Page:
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How Climate Change Affects Wine Production

When people think of climate change, their minds often wander to the major issues that it causes. From the saturation o the Earth’s atmosphere with greenhouse gases, to the melting of the polar icecaps, climate change is responsible for so many things that may have a massive bearing on the future of humanity.

As massive as those effects may be, the changing climates have also caused issues in the Italian wine industry. Unexpected seasonal changes make it harder for winemakers to predict and manage the growth of their grapes, with some weather issues even causing problems for entire vintages.

Grapes are some of the most responsive fruits around, which means that even slight changes in their environments can drastically affect their quality. Let’s look at the issues that climate change has caused in viticulture in some more detail.

Temperature Increases

The most obvious effect of climate change is the increasing of temperatures, a phenomenon that many dub global warming. The effects of global warming are anticipated to affect the northern hemisphere more so than the southern, which places some of the world’s most important winemaking countries, including Italy, Spain, and France, at risk.

Temperature has an enormous effect on grape growing, not least because the temperatures of the winter period affect how and when grapes bud from one year into the next. In particular, sustained periods of warm temperatures can directly affect a grapes quality. Such periods cause grapes to lose their aroma and colour, in addition to affecting how much sugar the grape produces. All of these are vital components in the makeup of the grape and, by extension, the wines that producers make using them.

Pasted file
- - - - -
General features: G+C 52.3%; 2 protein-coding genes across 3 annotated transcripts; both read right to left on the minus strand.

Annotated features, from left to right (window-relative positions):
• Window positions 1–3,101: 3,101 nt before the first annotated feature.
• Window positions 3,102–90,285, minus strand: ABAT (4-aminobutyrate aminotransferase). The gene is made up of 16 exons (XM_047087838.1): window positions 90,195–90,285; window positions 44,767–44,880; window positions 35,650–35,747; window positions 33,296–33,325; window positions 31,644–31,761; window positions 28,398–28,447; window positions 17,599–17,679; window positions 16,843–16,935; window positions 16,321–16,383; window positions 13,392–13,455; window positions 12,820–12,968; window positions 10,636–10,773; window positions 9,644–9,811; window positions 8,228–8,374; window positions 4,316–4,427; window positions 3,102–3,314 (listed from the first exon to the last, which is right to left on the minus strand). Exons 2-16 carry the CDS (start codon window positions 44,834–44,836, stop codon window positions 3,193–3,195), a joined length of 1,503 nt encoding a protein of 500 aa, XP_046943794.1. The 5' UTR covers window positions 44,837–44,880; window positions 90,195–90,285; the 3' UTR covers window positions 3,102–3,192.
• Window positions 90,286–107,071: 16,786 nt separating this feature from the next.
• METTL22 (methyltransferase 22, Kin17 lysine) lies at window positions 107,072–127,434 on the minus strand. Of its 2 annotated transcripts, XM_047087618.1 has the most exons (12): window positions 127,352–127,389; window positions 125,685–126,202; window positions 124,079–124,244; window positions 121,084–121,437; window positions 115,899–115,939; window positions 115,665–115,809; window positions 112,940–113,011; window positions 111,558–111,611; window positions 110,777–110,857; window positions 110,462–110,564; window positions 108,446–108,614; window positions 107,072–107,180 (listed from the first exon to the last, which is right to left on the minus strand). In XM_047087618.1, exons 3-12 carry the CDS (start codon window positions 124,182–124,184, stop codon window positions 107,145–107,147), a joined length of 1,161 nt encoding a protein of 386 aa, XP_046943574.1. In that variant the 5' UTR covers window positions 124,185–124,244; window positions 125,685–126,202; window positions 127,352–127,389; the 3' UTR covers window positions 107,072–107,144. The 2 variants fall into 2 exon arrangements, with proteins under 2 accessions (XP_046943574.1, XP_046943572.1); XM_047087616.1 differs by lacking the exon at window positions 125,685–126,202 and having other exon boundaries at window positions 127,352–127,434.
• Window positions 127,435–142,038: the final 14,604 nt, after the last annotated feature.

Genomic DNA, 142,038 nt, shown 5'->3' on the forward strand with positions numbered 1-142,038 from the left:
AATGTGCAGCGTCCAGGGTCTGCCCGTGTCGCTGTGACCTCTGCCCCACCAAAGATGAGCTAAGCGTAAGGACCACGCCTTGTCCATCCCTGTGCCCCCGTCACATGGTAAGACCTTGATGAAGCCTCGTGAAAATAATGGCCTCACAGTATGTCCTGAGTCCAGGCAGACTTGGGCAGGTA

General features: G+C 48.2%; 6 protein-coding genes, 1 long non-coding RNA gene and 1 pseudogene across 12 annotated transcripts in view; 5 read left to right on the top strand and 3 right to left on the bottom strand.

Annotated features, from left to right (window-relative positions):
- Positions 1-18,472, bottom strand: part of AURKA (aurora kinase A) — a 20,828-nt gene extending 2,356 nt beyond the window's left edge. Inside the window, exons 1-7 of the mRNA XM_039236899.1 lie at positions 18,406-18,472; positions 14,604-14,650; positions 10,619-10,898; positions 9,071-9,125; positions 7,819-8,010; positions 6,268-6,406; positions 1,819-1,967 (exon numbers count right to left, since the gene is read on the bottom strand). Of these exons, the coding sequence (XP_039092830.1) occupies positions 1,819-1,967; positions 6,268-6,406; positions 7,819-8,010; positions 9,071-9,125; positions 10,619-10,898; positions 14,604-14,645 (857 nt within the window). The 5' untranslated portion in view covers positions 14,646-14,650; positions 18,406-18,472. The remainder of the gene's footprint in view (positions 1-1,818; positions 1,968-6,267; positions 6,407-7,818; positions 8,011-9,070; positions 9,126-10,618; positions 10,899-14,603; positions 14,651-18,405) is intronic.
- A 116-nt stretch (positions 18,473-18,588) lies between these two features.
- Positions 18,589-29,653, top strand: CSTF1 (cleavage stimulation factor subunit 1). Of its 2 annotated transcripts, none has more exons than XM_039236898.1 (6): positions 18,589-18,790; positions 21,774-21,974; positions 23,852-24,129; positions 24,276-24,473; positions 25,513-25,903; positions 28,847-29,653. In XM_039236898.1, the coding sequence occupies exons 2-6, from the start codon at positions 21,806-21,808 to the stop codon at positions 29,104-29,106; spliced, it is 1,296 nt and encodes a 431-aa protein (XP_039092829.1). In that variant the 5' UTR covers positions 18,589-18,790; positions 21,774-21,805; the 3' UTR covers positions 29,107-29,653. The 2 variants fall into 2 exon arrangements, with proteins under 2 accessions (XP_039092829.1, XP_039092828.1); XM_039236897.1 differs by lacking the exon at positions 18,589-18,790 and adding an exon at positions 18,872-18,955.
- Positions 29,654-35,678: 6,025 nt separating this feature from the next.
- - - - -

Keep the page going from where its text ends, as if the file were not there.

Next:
Wine producers prefer sustained periods of intermediate weather, with little variation in the day-to-day cycle. The uncertainty that surrounds global warming means that winemakers can no longer feel comfortable in the idea that they will enjoy these ideal conditions, which shows in the quality of the grapes they can produce.

Beyond early budding, global warming has the odd effect of bringing along seasonal changes where they should not exist. For example, climate change could, and sometimes does, lead to frosting during the peak summer months. Even a day or two in these conditions can have a drastic effect on the quality of the grape. In fact, unexpected cold snaps can lead to lower grape yields, in addition to hurting the general fruitfulness of the grape. As the presence of phenolic compounds in wine are affected heavily by temperature, an increase in average temperatures will affect their presence in wine regions and will therefore affect grape quality.

Changing Rain

While temperatures are the main issue when it comes to wine production, the other effects of global warming can cause just as many problems for winemakers. For example, changing rainy seasons can prevent grapes from getting the important water they need to need to grow healthily, while preventing producers from making up the shortfall with other methods.